THE ASSOCIATION OF INTERNALIZED HIV STIGMA WITH RETENTION IN HIV CARE Public Deposited

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  • March 19, 2019
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  • Valverde, Eduardo
    • Affiliation: Gillings School of Global Public Health, Department of Health Policy and Management
Abstract
  • Internalized HIV stigma should be an important construct in terms of explaining poor retention in HIV care given that it already plays a detrimental role in several components of the HIV medical care process such as negatively impacting access to HIV care and HIV medication adherence, and contributing to comorbid conditions that may complicate the HIV disease process. Yet, there is paucity on the research that explores the association of internalized HIV stigma with retention in HIV care. We conducted secondary data analysis of interview and medical record abstraction data collected from a total of 188 HIV positive men and women receiving care at the University of Miami/Jackson Memorial Hospital (UM/JHM) Special Immunology (SI) Clinics, located in Miami, Florida. Demographic characteristics, HIV risk behaviors, HIV care related factors, as well as psychosocial constructs were analyzed to explore the association of internalized HIV stigma with two retention in HIV care measures: 1- number of missed clinical visits (via a Poisson regression analysis), and 2- the proportion of appointment adherence (via a multiple regression analysis. Results from the analysis indicate that gender and age were significantly associated with both retention in HIV care measures. Additionally, the Poisson regression analysis indicated that the level of engagement with an HIV care provider moderated the relationship between internalized HIV stigma and missed visits such that in participants with low and medium internalized HIV stigma, better engagement with provider had a significant effect in reducing the missed visits rate. However, for individuals experiencing high internalized HIV stigma, engagement with provider did not have a significant effect in reducing missed visits. Our plan for change to improve HIV retention in care rates at the UM/JHM clinics is modelled after John Kotter’s 8 Steps Leading to Organizational Change. The plan involves lobbying the leadership of the UM/JHM clinics to implement interventions that improve engagement with providers for patients with low and medium internalized HIV stigma, as well as implementing interventions that reduce internalized HIV stigma, followed by intervention to improve engagement with providers directed to patients with high internalized HIV stigma.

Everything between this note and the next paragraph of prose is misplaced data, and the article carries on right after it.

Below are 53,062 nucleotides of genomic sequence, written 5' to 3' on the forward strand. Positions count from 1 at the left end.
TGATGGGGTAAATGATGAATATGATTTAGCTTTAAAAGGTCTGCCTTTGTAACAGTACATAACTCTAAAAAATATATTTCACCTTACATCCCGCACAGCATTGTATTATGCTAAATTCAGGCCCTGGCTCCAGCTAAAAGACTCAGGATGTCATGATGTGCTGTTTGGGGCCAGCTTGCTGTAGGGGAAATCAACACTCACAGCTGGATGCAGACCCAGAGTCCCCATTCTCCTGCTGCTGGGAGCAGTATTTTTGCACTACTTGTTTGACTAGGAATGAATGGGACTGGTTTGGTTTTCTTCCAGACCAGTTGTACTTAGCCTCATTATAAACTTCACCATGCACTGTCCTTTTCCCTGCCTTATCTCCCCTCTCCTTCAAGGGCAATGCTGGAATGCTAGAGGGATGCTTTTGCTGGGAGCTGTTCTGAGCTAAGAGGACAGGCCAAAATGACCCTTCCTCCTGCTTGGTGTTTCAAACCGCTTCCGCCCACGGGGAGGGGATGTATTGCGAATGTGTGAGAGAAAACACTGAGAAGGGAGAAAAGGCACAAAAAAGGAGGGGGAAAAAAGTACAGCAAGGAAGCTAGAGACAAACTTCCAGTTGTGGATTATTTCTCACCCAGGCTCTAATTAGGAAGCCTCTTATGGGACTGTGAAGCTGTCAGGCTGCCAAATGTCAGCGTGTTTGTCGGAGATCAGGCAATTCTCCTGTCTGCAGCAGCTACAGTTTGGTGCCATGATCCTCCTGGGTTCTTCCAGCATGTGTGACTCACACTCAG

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  • In Copyright
Advisor
  • Morrissey, Joseph P.
  • Reeve, Bryce
  • Dilworth-Anderson, Peggye
  • Rodriguez, Allan
  • White, Becky
Degree
  • Doctor of Public Health
Degree granting institution
  • University of North Carolina at Chapel Hill Graduate School
Graduation year
  • 2015
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  • Chapel Hill, NC
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